Educators in Westerly will soon have the opportunity to use cell phones to help students learn.
"The real idea is to productively use the technology that's available to energize the classroom with new ways of instructing and engaging students," said Westerly Superintendent of Schools Roy Seitsinger, Jr.
The school committee voted unanimously in favor of allowing digital devices to be powered on during the school day with limited use to help teachers teach and to help students learn.
The new policy begins in the fall.
Currently, students have been required to have their cell phones turned off the entire time they are in school.
"Let's acknowledge that cell phones already exist in the hands of most students in our district right now. So, we're looking at ways that we can more prudently use the technology that's already available to most of our students, and use it in a productive way," Seitsinger said.
"And there's a multitude of apps and uses that teachers can engage students with around research, around different classroom activities, around formative assessments that we think need to be considered, now that this technology is literally available to us in the pockets of students."
Although administrators said there could be temptation to use the devices for non-educational purposes, Seitsinger said they've come up with comprehensive guidelines to put parents and educators at ease.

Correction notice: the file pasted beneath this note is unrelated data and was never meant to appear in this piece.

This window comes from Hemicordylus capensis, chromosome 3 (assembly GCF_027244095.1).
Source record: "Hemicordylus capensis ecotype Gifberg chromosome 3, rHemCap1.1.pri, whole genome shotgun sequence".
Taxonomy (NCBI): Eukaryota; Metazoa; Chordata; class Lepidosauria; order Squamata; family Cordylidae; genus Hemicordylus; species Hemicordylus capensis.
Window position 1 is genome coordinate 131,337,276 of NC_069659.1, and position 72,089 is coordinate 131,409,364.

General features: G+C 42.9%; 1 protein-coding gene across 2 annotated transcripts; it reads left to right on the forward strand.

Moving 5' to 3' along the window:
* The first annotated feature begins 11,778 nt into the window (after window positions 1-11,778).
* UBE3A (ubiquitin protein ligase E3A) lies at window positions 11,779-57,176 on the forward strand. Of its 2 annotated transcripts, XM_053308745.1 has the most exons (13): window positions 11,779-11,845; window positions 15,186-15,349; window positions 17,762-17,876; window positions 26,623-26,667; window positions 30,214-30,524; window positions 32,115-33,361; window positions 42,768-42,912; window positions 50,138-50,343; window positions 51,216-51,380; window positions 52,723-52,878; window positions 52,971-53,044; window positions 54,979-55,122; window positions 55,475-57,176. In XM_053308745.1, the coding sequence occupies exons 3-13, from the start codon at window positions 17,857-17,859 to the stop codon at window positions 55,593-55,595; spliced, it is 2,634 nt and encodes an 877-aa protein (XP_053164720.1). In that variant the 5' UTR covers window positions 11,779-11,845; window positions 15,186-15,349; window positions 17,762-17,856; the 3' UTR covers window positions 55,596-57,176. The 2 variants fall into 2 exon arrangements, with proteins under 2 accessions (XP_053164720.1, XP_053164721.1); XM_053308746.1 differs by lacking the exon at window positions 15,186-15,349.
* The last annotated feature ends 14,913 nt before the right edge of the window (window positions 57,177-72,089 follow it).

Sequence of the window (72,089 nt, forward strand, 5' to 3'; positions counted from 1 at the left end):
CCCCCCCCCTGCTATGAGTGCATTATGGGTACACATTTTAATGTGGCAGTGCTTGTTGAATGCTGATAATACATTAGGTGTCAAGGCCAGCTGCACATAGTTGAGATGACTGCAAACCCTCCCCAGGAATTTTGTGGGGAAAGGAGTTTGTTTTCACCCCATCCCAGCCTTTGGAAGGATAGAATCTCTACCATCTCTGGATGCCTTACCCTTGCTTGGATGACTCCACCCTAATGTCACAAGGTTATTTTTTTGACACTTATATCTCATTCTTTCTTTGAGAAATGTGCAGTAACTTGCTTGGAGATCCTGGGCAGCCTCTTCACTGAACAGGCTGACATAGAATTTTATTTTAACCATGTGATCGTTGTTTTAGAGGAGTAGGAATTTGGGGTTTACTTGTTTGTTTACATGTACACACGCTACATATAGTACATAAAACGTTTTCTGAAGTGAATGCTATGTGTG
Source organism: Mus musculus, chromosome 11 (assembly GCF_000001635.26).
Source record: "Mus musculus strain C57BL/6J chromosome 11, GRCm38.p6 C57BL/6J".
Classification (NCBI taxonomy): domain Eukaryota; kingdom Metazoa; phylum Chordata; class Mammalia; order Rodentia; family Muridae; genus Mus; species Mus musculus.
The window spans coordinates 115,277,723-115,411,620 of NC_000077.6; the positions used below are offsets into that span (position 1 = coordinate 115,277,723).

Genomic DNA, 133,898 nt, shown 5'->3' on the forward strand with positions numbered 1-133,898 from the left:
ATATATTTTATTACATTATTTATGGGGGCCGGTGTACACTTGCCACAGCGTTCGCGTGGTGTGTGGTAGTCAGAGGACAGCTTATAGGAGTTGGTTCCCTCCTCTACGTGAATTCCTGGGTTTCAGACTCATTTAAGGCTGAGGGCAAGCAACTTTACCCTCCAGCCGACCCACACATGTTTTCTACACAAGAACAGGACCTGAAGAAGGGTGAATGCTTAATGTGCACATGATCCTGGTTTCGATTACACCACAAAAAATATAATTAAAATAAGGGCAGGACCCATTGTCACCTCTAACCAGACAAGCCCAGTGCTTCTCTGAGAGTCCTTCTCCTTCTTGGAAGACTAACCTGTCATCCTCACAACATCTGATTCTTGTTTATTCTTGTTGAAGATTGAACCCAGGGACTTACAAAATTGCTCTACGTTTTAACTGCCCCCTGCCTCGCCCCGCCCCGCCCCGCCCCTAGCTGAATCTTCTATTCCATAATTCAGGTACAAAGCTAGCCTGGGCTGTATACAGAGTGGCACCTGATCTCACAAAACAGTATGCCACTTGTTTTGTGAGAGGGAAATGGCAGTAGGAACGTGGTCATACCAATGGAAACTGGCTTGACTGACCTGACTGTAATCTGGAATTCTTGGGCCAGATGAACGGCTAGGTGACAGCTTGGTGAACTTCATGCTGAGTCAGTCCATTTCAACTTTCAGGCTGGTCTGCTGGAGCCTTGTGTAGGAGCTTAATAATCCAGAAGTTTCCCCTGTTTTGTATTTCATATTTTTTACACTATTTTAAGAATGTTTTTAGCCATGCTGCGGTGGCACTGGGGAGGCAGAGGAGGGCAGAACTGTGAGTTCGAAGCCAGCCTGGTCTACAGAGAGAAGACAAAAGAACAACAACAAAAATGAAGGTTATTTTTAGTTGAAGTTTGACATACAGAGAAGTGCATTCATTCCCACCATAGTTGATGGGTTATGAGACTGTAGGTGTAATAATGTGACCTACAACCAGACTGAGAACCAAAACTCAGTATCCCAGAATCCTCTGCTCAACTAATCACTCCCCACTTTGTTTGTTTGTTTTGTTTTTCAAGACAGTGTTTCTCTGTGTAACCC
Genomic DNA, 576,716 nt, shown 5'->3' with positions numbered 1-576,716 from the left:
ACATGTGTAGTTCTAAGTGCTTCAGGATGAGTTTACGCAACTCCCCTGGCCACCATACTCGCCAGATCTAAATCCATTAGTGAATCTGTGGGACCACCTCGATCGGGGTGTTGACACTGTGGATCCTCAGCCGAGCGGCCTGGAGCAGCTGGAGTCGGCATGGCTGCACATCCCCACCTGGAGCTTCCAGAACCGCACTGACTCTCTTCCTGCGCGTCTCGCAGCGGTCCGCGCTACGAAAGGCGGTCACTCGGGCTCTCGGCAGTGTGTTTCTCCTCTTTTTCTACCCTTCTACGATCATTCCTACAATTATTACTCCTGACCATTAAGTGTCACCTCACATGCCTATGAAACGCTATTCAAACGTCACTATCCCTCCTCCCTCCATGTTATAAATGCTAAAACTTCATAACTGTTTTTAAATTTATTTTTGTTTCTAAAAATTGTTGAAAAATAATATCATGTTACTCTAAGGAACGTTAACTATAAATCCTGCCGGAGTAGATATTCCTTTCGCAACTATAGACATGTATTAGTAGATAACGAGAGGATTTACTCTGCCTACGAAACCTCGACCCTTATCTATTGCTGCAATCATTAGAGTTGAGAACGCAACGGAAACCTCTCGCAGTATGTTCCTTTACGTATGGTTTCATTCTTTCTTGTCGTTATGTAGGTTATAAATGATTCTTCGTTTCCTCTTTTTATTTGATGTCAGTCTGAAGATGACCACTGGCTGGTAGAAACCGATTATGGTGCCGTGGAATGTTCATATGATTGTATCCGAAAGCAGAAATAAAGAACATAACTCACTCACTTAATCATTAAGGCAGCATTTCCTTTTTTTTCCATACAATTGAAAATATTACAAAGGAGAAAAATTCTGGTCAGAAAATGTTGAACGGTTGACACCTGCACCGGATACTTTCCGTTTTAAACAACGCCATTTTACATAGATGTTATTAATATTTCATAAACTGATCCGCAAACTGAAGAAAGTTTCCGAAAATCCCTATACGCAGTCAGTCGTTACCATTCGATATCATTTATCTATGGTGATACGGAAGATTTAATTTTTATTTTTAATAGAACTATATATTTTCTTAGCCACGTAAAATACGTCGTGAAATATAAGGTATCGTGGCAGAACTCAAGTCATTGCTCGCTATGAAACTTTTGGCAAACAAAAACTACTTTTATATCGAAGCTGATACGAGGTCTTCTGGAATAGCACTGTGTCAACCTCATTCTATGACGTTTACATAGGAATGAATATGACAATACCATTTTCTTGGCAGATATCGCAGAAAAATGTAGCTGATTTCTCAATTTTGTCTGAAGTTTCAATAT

"We will have an acceptable use policy that outlines how the technology can be used, and outlines where it's appropriate to use it. And there will be a structure where there will be consequences if necessary. We have to respect, and that's the word, we have to respect the use of the technology," Seitsinger said.
Alicia Storey, assistant superintendent, agreed.
"As for the freedoms, the policy addresses how high school students will deal with the 'Bring Your Own Device' (policy), as well as middle school and elementary school," she said.
Both school officials said they trust that once the policy is in place, most students will do the right thing.
"In actual fact, the research shows that, students take responsibility when we ask them to," Seitsinger said.
"I think it's an exciting policy that brings us into the new forefront of education which is technology driven," said high school teacher Brendan Murphy.
School committee members, administrators and teachers are hoping that allowing digital devices to be turned on in the classroom will help to teach students a secondary lesson in the process.
"It gives teachers an opportunity to work with students on the topic of digital citizenship," Murphy said.
The school committee plans to conduct a thorough review of the policy a year after the rules take effect in September.